Insidious: The Last Key (2018)

A new horror movie? We went and saw a new horror movie? Yep. We sure did. The results? Well, pretty much exactly what I expected, sadly.

Never forget that before they started the Insidious series, Leigh Whannell and James Wan created the Saw franchise. That one got driven into the ground. And with Insidious: The Last Key, you can feel that the franchise is desperately seeking something new as it whistles past the graveyard, never letting you forget that Elise Rainier (Lin Shaye, A Nightmare on Elm StreetOuijaall of these Insidious movies) died at the end of the first movie.

There’s even a maudlin scene where she talks about how she and her dog have grown old. There are numerous heartstring tugs — well, I should say, attempted tugs — that fall flat.

Where the film succeeds is when it shows us where Elise came from, a home that is possessed by both human and supernatural horror. There’s a sequence there where Elise is sure that there’s someone else in the room with her and her brother that approaches a fright, but the film devolves into by the numbers trips into The Further.

Specks and Tucker (creator Whannell and Angus Simpson) are the other highlights of the film, a welcome bit of fun in an otherwise lumbering mess. The film feels four hours long, with the second half — introducing Elise’s estranged brother (Bruce Davison, The Lords of Salem) and his family — feeling like the only time this film picks up steam.

New baddy Key Face looks interesting (he’s played by Javier Botet, who has a lock on playing spectral evil thanks to roles in Crimson PeakThe Conjuring 2It and the upcoming Polaroid and Slender Man), but we never really learn why he’s doing what he does. I don’t always demand that horror films have backstory — Halloween doesn’t need it — but I felt there was no real motivation here.

This film has been in the can since August of 2016 and was moved from October of last year to make way for Happy Death Day, so the producers have to overjoyed that it’s already made four times of its budget.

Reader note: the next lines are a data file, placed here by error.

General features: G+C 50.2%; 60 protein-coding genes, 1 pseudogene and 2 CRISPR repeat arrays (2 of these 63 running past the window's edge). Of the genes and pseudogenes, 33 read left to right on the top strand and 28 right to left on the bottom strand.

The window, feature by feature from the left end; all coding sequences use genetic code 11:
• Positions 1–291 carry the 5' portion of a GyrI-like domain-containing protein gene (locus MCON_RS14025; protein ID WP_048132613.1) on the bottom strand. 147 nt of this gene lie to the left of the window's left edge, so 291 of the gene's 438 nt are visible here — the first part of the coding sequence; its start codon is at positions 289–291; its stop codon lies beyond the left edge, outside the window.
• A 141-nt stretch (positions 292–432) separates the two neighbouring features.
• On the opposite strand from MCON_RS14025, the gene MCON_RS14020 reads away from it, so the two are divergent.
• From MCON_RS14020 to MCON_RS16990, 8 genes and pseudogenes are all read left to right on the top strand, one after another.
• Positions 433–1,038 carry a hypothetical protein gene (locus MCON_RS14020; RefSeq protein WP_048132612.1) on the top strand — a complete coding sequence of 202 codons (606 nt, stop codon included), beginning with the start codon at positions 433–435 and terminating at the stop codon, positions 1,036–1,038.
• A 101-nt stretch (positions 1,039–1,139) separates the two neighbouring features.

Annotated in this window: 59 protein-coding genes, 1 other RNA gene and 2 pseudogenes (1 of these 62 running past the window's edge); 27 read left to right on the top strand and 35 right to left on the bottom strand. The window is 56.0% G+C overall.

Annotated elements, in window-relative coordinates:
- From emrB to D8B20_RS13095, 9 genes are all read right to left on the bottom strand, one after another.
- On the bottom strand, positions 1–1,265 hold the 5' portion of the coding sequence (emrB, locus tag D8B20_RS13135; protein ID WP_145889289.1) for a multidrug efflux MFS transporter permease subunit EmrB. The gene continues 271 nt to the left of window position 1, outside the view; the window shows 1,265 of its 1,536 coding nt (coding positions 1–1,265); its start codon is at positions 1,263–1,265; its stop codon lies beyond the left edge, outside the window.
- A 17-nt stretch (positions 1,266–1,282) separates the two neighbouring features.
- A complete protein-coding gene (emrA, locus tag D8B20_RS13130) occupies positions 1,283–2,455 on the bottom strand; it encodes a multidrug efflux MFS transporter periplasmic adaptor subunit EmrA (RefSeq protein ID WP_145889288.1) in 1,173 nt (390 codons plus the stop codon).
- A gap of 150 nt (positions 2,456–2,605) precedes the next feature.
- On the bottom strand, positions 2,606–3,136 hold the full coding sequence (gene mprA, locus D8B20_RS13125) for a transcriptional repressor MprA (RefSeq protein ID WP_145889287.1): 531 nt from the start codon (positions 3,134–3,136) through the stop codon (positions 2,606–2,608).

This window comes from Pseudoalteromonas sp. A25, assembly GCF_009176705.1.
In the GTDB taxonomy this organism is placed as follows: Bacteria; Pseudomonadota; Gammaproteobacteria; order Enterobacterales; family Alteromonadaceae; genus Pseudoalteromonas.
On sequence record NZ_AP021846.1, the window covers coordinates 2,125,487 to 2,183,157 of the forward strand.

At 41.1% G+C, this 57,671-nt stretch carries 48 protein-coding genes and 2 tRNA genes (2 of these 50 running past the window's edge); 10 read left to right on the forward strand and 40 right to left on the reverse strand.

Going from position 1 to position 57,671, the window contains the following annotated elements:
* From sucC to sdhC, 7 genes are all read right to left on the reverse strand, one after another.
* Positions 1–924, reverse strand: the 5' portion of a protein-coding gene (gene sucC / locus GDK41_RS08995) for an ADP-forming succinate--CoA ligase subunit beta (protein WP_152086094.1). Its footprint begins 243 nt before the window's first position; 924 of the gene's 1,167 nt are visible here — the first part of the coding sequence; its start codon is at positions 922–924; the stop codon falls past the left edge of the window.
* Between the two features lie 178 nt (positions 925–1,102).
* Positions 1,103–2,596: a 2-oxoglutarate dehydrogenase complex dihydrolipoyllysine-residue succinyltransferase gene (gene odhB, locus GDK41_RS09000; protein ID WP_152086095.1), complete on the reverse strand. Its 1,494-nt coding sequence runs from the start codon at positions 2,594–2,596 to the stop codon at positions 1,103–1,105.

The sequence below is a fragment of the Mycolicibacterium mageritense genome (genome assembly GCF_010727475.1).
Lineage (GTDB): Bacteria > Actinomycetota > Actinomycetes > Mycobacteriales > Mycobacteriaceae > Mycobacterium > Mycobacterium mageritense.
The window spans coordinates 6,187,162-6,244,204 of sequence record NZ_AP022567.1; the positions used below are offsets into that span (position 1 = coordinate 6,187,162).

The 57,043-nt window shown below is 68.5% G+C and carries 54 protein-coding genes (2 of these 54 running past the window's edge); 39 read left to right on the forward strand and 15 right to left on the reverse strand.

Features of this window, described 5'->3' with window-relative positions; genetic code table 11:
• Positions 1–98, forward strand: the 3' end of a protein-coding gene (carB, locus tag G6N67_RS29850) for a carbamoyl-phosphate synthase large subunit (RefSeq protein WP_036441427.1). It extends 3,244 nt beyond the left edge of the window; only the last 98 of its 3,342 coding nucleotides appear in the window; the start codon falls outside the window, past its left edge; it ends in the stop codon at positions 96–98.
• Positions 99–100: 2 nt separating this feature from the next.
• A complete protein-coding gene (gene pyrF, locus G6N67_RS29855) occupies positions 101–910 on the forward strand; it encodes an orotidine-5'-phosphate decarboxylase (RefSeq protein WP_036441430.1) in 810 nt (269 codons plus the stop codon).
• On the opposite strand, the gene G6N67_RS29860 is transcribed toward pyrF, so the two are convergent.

Obviously, we’re going to get more of this series. They already set up Imogen Rainier, Elise’s niece, as having her gift. So they can always go back and rewrite the ending of Insidious 2, if they want. I just hope that they try and invest the film with some level of humanity, unlike this effort.

Also, Becca reminded me as we walked to the car that you need to watch these movies in this order: 3, 4, 1, 2. I have the sinking feeling that I’ll be watching the other films this week. I find them all lacking when compared to the Conjuring films.

I just wish that Hollywood would make a horror film I want to see. Looking at the films in Drive-In Asylum makes me sad that at one point, there were so many genre films to choose from. I feel that we have to go out and see every horror film that’s out (fuck, I had to suffer through that It remake this week on video and the trailer for Blumhouse’s Truth or Dare made me throw up blood) just to keep these movies viable. Other than The Witch and Get Out, I’ve been sorely disappointed. Here’s hoping that the rest of 2018’s new horror films easily jump over the very low bar that Insidious: The Last Key sets.

3 thoughts on “Insidious: The Last Key (2018)

  1. Pingback: Insidious: The Last Key is Good-Natured and Not Very Good – Grindhouse Theology

  2. Pingback: Panic Beats (1983) – B&S About Movies

  3. Pingback: American Killing (2016) – B&S About Movies

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